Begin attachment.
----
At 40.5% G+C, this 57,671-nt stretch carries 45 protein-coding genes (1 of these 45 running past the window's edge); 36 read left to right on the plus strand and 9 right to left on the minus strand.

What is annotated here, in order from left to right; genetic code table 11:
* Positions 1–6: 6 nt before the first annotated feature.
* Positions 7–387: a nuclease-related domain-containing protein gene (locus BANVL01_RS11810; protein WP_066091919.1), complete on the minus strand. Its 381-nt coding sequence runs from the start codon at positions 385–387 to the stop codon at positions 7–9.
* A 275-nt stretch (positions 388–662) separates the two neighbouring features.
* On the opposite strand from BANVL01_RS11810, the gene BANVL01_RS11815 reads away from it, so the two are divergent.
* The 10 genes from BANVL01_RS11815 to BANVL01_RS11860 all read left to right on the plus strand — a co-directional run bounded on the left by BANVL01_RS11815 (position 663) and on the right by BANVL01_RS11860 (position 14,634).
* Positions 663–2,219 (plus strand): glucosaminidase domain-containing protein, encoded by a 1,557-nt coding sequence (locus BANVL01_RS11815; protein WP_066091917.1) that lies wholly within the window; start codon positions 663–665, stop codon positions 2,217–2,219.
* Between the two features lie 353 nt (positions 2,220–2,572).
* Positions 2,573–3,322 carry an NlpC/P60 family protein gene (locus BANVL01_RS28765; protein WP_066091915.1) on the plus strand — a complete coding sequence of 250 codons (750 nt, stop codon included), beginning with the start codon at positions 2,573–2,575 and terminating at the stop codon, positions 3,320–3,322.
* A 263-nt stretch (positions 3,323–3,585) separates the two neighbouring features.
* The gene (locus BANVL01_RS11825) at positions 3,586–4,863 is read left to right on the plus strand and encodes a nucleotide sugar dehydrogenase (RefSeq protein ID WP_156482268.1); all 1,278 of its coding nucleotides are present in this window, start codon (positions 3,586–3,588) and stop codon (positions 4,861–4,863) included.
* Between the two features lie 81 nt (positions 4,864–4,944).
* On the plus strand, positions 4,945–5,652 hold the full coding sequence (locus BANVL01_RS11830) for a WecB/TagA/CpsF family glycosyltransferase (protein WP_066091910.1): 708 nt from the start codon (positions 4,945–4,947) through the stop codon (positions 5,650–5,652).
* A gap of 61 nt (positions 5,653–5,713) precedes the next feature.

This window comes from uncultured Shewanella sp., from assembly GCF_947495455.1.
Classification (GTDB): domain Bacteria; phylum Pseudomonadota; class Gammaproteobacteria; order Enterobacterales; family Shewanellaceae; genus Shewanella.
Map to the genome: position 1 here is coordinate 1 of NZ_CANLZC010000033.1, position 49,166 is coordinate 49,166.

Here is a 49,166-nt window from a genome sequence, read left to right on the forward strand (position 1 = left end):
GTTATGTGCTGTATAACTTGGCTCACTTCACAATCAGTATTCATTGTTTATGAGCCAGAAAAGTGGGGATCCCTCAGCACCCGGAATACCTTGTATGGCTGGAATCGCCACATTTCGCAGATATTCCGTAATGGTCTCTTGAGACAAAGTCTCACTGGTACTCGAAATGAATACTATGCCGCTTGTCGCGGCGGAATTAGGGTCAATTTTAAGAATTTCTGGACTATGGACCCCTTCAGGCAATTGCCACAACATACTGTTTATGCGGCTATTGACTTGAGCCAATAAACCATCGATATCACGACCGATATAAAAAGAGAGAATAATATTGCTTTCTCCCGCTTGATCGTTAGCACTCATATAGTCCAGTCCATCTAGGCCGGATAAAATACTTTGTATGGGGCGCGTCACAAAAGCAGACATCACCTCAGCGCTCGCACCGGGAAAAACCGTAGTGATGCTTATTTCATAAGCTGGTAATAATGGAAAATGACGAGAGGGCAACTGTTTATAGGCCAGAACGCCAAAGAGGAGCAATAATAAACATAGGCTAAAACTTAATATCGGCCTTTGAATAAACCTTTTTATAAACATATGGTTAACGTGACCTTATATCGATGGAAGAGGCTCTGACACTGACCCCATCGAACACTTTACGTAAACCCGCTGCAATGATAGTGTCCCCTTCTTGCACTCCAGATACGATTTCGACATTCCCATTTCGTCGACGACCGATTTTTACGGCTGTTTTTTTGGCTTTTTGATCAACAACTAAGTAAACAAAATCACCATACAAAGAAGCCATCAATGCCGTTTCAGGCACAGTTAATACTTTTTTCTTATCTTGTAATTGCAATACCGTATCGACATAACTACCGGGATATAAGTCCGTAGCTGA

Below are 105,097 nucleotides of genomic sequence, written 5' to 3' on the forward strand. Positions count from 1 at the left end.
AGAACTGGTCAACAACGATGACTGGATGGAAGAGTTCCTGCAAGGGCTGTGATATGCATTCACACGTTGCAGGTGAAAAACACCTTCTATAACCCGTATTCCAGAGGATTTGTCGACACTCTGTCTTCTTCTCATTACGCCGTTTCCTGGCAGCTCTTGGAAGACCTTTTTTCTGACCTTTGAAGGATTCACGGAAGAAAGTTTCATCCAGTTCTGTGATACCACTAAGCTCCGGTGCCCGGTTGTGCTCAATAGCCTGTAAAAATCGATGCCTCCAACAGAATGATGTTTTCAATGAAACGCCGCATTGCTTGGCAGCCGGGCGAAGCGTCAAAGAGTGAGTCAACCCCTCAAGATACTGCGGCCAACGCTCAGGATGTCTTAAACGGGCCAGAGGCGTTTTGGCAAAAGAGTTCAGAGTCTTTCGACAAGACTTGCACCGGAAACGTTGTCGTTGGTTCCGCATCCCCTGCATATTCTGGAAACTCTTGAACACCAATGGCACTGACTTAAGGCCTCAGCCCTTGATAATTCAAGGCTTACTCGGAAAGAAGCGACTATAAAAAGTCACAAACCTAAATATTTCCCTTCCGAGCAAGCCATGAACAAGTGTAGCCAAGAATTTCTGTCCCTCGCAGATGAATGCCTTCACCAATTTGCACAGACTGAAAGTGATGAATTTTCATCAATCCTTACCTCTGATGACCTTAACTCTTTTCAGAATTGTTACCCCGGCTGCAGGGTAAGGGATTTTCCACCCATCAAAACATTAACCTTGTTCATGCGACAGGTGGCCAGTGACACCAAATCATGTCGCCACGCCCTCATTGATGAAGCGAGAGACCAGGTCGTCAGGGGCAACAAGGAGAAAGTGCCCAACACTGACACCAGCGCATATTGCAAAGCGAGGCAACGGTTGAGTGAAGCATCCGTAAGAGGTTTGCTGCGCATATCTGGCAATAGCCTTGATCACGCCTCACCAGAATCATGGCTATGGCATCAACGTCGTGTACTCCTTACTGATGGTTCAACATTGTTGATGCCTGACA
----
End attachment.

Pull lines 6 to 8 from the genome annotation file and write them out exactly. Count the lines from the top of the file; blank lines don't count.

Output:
* On the opposite strand from BANVL01_RS11810, the gene BANVL01_RS11815 reads away from it, so the two are divergent.
* The 10 genes from BANVL01_RS11815 to BANVL01_RS11860 all read left to right on the plus strand — a co-directional run bounded on the left by BANVL01_RS11815 (position 663) and on the right by BANVL01_RS11860 (position 14,634).
* Positions 663–2,219 (plus strand): glucosaminidase domain-containing protein, encoded by a 1,557-nt coding sequence (locus BANVL01_RS11815; protein WP_066091917.1) that lies wholly within the window; start codon positions 663–665, stop codon positions 2,217–2,219.